Go Back  PPRuNe Forums > PPRuNe Worldwide > Australia, New Zealand & the Pacific
Reload this Page >

NTSB report on MD83 high speed abort after VR due jammed elevator

Australia, New Zealand & the Pacific Airline and RPT Rumours & News in Australia, enZed and the Pacific

NTSB report on MD83 high speed abort after VR due jammed elevator

Old 8th Mar 2019, 13:10
  #1 (permalink)  
Thread Starter
 
Join Date: Jun 2000
Location: Australia
Posts: 3,827
NTSB report on MD83 high speed abort after VR due jammed elevator

https://www.ntsb.gov/investigations/AccidentReports/Pages/AAR1901.aspx

What a frightening predicament
Centaurus is offline  
Old 16th Mar 2019, 11:52
  #2 (permalink)  
 
Join Date: Sep 2012
Location: Adelaide
Posts: 542
Firstly, well done to the crew, the capt in particular for making a hard decision that goes against everything drummed into us and listening to that little voice.

Secondly well done to the investigators for specifically mentioning that the capt made the correct decision under the circumstances. It is often easy to draw a line between the “non compliance” (in this case the post V1 reject) and the crash, but to acknowledge that the person making the decisions had all the info and made the appropriate decision is great to see.

Interesting and challenging position for the check pilot though.

i do reckon that the 12 seconds between V1 and the captain pulling the pin and rejecting the takeoff would have been the longest 12 seconds of his life and to evaluate the situation and make a decision like that is pretty good going.
Snakecharma is online now  
Old 16th Mar 2019, 20:20
  #3 (permalink)  
 
Join Date: Feb 2004
Location: NZ
Posts: 826
Nothing non-compliant about a post-V1 abort for an unflyable aircraft! Of course, if you've put the aircraft into that state yourself, as in the Air NZ 777 at Narita (autopilot engaged prior to commencing the takeoff roll), there are bigger questions at play (in that case, autoflight system design and crew type conversion training).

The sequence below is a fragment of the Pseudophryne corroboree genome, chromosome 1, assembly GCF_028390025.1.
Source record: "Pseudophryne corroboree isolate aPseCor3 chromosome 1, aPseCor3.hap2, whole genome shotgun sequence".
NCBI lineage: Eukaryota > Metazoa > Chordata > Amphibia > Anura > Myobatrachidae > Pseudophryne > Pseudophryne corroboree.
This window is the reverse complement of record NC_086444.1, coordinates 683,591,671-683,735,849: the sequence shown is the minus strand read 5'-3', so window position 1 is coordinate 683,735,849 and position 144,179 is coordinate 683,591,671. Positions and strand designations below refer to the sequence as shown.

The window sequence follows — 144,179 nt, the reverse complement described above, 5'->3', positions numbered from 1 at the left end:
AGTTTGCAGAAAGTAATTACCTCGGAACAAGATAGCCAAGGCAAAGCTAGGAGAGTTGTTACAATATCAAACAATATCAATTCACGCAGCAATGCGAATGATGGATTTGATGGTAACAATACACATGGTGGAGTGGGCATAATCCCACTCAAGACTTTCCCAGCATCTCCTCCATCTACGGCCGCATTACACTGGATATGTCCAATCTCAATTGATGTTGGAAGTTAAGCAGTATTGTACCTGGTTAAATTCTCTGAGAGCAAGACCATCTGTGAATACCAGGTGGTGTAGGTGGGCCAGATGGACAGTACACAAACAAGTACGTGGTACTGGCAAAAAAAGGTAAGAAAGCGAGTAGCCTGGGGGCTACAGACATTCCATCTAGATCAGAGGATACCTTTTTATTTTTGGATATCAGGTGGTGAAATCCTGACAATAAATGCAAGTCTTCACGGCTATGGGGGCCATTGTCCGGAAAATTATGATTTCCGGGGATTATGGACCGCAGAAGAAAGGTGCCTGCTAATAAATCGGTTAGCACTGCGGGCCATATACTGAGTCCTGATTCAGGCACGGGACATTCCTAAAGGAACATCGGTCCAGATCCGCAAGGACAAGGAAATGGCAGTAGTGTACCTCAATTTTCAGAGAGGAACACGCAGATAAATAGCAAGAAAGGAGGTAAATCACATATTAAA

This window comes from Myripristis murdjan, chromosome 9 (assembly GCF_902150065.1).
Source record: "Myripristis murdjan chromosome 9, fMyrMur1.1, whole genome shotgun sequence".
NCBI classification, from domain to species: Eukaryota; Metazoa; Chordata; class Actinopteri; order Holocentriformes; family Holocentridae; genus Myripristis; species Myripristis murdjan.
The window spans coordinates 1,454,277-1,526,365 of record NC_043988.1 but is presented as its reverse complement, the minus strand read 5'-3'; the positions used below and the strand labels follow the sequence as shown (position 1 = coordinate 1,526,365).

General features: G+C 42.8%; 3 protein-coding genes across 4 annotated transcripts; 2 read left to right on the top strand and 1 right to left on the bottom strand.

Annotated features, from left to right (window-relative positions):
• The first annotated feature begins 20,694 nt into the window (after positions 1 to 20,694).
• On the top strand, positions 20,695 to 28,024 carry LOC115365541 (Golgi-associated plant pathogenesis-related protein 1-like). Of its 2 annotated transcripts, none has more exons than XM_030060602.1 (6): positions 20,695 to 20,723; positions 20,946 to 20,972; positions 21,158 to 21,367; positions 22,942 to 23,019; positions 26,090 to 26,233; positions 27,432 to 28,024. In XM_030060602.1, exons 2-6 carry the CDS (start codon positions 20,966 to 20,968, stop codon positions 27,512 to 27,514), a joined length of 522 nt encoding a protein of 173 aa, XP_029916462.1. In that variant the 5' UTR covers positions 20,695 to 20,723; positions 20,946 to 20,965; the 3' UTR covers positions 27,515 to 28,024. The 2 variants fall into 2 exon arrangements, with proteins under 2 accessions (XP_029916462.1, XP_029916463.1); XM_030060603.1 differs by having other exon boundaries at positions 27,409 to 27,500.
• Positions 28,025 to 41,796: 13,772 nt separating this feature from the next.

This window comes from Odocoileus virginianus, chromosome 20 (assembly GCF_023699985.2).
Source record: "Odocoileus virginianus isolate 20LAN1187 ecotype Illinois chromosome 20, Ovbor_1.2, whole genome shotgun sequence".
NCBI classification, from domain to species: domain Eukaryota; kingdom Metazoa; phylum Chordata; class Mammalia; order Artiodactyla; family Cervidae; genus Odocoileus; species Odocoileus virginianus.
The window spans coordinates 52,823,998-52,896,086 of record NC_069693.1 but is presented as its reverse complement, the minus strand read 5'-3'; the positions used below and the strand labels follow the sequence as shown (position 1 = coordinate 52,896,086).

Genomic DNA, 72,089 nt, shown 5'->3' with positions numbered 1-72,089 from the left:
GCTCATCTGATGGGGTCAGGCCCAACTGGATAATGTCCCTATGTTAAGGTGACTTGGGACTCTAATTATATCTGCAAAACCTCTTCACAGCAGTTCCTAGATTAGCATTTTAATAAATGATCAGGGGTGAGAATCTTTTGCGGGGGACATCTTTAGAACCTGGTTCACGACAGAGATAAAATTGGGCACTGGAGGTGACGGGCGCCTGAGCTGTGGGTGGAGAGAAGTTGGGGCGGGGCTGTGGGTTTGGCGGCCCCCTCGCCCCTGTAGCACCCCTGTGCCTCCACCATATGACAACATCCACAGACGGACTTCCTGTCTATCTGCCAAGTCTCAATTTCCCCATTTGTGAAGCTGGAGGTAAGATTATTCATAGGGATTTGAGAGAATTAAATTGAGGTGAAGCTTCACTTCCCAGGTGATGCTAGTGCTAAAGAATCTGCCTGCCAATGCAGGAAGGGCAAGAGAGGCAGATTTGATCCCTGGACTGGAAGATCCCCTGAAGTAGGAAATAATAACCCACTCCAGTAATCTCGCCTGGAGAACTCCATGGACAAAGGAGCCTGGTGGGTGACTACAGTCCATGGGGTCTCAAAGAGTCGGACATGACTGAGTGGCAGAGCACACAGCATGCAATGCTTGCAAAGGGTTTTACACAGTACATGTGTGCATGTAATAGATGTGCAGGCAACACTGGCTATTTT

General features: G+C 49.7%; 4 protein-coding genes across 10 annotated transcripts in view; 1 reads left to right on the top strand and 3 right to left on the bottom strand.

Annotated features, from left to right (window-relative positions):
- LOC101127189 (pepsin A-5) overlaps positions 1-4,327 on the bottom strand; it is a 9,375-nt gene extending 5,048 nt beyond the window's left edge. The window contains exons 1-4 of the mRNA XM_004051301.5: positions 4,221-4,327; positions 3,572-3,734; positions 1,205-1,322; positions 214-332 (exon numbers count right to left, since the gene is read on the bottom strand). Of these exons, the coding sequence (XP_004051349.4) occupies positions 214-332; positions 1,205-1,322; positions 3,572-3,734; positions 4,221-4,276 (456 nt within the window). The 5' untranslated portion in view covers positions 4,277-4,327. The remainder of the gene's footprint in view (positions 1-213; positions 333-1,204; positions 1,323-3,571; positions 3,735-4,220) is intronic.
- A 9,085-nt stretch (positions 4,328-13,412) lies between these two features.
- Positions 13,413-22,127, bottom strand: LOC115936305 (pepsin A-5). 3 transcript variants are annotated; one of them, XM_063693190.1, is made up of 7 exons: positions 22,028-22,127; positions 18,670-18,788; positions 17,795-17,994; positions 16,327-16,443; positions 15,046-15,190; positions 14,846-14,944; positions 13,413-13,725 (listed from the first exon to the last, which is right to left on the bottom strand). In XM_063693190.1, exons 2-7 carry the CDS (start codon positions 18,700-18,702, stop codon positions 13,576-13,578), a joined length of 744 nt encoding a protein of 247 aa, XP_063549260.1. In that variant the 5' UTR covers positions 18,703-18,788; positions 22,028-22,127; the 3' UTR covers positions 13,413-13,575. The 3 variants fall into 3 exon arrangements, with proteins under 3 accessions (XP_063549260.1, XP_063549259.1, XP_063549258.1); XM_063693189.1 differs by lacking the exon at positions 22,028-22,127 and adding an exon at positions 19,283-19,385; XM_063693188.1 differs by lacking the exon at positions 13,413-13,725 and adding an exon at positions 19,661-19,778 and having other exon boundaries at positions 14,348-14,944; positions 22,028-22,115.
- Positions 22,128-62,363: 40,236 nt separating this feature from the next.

Cloud Cutter is offline  
Old 17th Mar 2019, 01:34
  #4 (permalink)  
 
Join Date: Sep 2018
Location: Melbourne
Posts: 444
Well executed, that guy had balls of steel!:-) I know I always say part of my brief is Blw V1 the usual eng fire/failure etc but control malfunction also is cause for rejection, trouble is unless it's rudder & or pedals during the T/Off run which would become obvious roll & pitch would normally not until it's too late. Makes one think this event that's for sure !
machtuk is offline  
Old 17th Mar 2019, 03:37
  #5 (permalink)  
 
Join Date: Sep 2012
Location: Adelaide
Posts: 542
Cloud cutter - I agree with you which is why I said non compliance in inverted commas but on face value a reject after V1 is a no no, but yes you are correct the V1 is meaningless if the machine won’t fly
Snakecharma is online now  
Old 17th Mar 2019, 04:28
  #6 (permalink)  
 
Join Date: Mar 2002
Location: Seat 0A
Posts: 7,734
The 717 has a display of the elevator position, and has had so from build. I'm surprised that the NTSB didn't mention that. The control check procedures were tweaked after this accident, but even before, a jammed elevator would in all likelihood have been picked up.
Capn Bloggs is online now  
Old 17th Mar 2019, 07:24
  #7 (permalink)  
 
Join Date: Nov 2007
Location: Texas
Posts: 1,783
I know nothing about the 717 but on a -9/80 series how would they know? You can move the yoke all you want but you're just checking the control tabs, not the elevators. Even the NTSB said as much - "Contributing to the accident were (2) the lack of a means to enable the flight crew to detect a jammed elevator during preflight checks for the Boeing MD-83 airplane."
MarkerInbound is offline  
Old 18th Mar 2019, 06:26
  #8 (permalink)